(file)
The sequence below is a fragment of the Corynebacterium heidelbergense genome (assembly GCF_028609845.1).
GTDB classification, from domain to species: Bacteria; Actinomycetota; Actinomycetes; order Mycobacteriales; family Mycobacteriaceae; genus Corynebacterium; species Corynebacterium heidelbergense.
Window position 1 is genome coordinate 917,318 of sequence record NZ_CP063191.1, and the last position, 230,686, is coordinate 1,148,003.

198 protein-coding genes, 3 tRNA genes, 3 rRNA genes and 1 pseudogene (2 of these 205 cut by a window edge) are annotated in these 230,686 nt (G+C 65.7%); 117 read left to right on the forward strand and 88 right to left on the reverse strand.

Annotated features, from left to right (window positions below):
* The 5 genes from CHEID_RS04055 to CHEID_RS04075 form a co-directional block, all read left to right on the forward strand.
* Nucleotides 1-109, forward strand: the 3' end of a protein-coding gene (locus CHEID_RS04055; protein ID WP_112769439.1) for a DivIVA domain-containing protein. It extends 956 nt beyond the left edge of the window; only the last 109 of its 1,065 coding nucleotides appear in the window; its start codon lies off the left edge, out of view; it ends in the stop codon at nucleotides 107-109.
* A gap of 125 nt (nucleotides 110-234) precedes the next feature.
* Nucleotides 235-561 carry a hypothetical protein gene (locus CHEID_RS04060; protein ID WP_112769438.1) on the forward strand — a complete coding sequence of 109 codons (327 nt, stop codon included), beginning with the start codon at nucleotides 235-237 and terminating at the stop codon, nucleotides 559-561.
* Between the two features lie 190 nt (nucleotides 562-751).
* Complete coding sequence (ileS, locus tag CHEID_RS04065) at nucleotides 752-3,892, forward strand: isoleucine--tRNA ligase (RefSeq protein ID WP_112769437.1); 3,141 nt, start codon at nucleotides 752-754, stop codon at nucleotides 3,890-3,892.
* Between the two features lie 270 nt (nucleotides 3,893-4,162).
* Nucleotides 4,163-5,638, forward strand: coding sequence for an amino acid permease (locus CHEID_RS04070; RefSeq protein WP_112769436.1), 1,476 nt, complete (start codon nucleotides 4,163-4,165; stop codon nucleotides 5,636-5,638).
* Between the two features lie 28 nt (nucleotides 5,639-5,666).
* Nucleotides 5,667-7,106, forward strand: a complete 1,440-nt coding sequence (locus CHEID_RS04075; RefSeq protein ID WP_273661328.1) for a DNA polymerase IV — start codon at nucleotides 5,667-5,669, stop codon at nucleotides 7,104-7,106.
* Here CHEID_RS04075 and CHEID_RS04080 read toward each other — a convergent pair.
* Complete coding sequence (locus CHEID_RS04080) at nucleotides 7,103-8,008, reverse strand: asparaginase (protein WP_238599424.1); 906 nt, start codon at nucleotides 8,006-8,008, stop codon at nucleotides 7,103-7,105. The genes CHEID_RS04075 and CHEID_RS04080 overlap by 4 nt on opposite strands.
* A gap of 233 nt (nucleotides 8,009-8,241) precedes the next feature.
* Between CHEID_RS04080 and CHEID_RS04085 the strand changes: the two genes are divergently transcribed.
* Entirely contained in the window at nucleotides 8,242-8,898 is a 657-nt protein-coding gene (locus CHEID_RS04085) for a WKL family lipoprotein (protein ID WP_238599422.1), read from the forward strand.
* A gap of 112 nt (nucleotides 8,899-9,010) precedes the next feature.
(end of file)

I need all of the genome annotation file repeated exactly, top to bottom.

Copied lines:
The sequence below is a fragment of the Corynebacterium heidelbergense genome (assembly GCF_028609845.1).
GTDB classification, from domain to species: Bacteria; Actinomycetota; Actinomycetes; order Mycobacteriales; family Mycobacteriaceae; genus Corynebacterium; species Corynebacterium heidelbergense.
Window position 1 is genome coordinate 917,318 of sequence record NZ_CP063191.1, and the last position, 230,686, is coordinate 1,148,003.

198 protein-coding genes, 3 tRNA genes, 3 rRNA genes and 1 pseudogene (2 of these 205 cut by a window edge) are annotated in these 230,686 nt (G+C 65.7%); 117 read left to right on the forward strand and 88 right to left on the reverse strand.

Annotated features, from left to right (window positions below):
* The 5 genes from CHEID_RS04055 to CHEID_RS04075 form a co-directional block, all read left to right on the forward strand.
* Nucleotides 1-109, forward strand: the 3' end of a protein-coding gene (locus CHEID_RS04055; protein ID WP_112769439.1) for a DivIVA domain-containing protein. It extends 956 nt beyond the left edge of the window; only the last 109 of its 1,065 coding nucleotides appear in the window; its start codon lies off the left edge, out of view; it ends in the stop codon at nucleotides 107-109.
* A gap of 125 nt (nucleotides 110-234) precedes the next feature.
* Nucleotides 235-561 carry a hypothetical protein gene (locus CHEID_RS04060; protein ID WP_112769438.1) on the forward strand — a complete coding sequence of 109 codons (327 nt, stop codon included), beginning with the start codon at nucleotides 235-237 and terminating at the stop codon, nucleotides 559-561.
* Between the two features lie 190 nt (nucleotides 562-751).
* Complete coding sequence (ileS, locus tag CHEID_RS04065) at nucleotides 752-3,892, forward strand: isoleucine--tRNA ligase (RefSeq protein ID WP_112769437.1); 3,141 nt, start codon at nucleotides 752-754, stop codon at nucleotides 3,890-3,892.
* Between the two features lie 270 nt (nucleotides 3,893-4,162).
* Nucleotides 4,163-5,638, forward strand: coding sequence for an amino acid permease (locus CHEID_RS04070; RefSeq protein WP_112769436.1), 1,476 nt, complete (start codon nucleotides 4,163-4,165; stop codon nucleotides 5,636-5,638).
* Between the two features lie 28 nt (nucleotides 5,639-5,666).
* Nucleotides 5,667-7,106, forward strand: a complete 1,440-nt coding sequence (locus CHEID_RS04075; RefSeq protein ID WP_273661328.1) for a DNA polymerase IV — start codon at nucleotides 5,667-5,669, stop codon at nucleotides 7,104-7,106.
* Here CHEID_RS04075 and CHEID_RS04080 read toward each other — a convergent pair.
* Complete coding sequence (locus CHEID_RS04080) at nucleotides 7,103-8,008, reverse strand: asparaginase (protein WP_238599424.1); 906 nt, start codon at nucleotides 8,006-8,008, stop codon at nucleotides 7,103-7,105. The genes CHEID_RS04075 and CHEID_RS04080 overlap by 4 nt on opposite strands.
* A gap of 233 nt (nucleotides 8,009-8,241) precedes the next feature.
* Between CHEID_RS04080 and CHEID_RS04085 the strand changes: the two genes are divergently transcribed.
* Entirely contained in the window at nucleotides 8,242-8,898 is a 657-nt protein-coding gene (locus CHEID_RS04085) for a WKL family lipoprotein (protein ID WP_238599422.1), read from the forward strand.
* A gap of 112 nt (nucleotides 8,899-9,010) precedes the next feature.